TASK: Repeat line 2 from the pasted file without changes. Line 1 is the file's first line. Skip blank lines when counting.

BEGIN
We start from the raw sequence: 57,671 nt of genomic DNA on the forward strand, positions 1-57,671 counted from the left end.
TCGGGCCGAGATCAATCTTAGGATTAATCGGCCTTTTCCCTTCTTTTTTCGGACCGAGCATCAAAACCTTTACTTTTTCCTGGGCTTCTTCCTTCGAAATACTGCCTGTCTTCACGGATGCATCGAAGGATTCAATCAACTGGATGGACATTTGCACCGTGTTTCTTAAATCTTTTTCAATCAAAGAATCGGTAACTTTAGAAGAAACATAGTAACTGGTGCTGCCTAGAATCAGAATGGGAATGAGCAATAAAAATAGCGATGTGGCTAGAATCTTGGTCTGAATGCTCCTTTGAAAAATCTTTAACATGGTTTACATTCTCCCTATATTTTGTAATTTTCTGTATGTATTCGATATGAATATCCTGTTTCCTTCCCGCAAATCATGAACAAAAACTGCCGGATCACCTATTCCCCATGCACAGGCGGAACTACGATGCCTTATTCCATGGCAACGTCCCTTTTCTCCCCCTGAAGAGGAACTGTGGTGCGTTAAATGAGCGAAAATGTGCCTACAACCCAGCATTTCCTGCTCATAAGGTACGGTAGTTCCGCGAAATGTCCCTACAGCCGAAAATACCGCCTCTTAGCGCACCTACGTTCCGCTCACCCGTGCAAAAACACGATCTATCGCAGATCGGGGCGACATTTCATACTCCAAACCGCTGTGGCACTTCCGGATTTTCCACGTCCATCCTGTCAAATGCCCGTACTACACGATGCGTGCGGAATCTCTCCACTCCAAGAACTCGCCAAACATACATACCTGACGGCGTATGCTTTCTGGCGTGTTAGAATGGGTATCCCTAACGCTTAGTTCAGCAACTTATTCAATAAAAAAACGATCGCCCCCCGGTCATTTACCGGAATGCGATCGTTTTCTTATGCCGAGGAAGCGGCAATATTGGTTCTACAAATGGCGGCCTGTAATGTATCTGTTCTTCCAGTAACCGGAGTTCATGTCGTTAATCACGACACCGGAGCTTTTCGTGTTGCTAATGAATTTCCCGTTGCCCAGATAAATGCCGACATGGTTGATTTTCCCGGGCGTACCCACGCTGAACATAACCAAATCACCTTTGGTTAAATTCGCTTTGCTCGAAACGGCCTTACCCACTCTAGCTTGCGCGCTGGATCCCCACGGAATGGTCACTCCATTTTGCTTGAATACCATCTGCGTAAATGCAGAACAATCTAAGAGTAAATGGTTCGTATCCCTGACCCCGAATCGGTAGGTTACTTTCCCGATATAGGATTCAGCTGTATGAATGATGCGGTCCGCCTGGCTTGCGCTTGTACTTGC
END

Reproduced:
TCGGGCCGAGATCAATCTTAGGATTAATCGGCCTTTTCCCTTCTTTTTTCGGACCGAGCATCAAAACCTTTACTTTTTCCTGGGCTTCTTCCTTCGAAATACTGCCTGTCTTCACGGATGCATCGAAGGATTCAATCAACTGGATGGACATTTGCACCGTGTTTCTTAAATCTTTTTCAATCAAAGAATCGGTAACTTTAGAAGAAACATAGTAACTGGTGCTGCCTAGAATCAGAATGGGAATGAGCAATAAAAATAGCGATGTGGCTAGAATCTTGGTCTGAATGCTCCTTTGAAAAATCTTTAACATGGTTTACATTCTCCCTATATTTTGTAATTTTCTGTATGTATTCGATATGAATATCCTGTTTCCTTCCCGCAAATCATGAACAAAAACTGCCGGATCACCTATTCCCCATGCACAGGCGGAACTACGATGCCTTATTCCATGGCAACGTCCCTTTTCTCCCCCTGAAGAGGAACTGTGGTGCGTTAAATGAGCGAAAATGTGCCTACAACCCAGCATTTCCTGCTCATAAGGTACGGTAGTTCCGCGAAATGTCCCTACAGCCGAAAATACCGCCTCTTAGCGCACCTACGTTCCGCTCACCCGTGCAAAAACACGATCTATCGCAGATCGGGGCGACATTTCATACTCCAAACCGCTGTGGCACTTCCGGATTTTCCACGTCCATCCTGTCAAATGCCCGTACTACACGATGCGTGCGGAATCTCTCCACTCCAAGAACTCGCCAAACATACATACCTGACGGCGTATGCTTTCTGGCGTGTTAGAATGGGTATCCCTAACGCTTAGTTCAGCAACTTATTCAATAAAAAAACGATCGCCCCCCGGTCATTTACCGGAATGCGATCGTTTTCTTATGCCGAGGAAGCGGCAATATTGGTTCTACAAATGGCGGCCTGTAATGTATCTGTTCTTCCAGTAACCGGAGTTCATGTCGTTAATCACGACACCGGAGCTTTTCGTGTTGCTAATGAATTTCCCGTTGCCCAGATAAATGCCGACATGGTTGATTTTCCCGGGCGTACCCACGCTGAACATAACCAAATCACCTTTGGTTAAATTCGCTTTGCTCGAAACGGCCTTACCCACTCTAGCTTGCGCGCTGGATCCCCACGGAATGGTCACTCCATTTTGCTTGAATACCATCTGCGTAAATGCAGAACAATCTAAGAGTAAATGGTTCGTATCCCTGACCCCGAATCGGTAGGTTACTTTCCCGATATAGGATTCAGCTGTATGAATGATGCGGTCCGCCTGGCTTGCGCTTGTACTTGC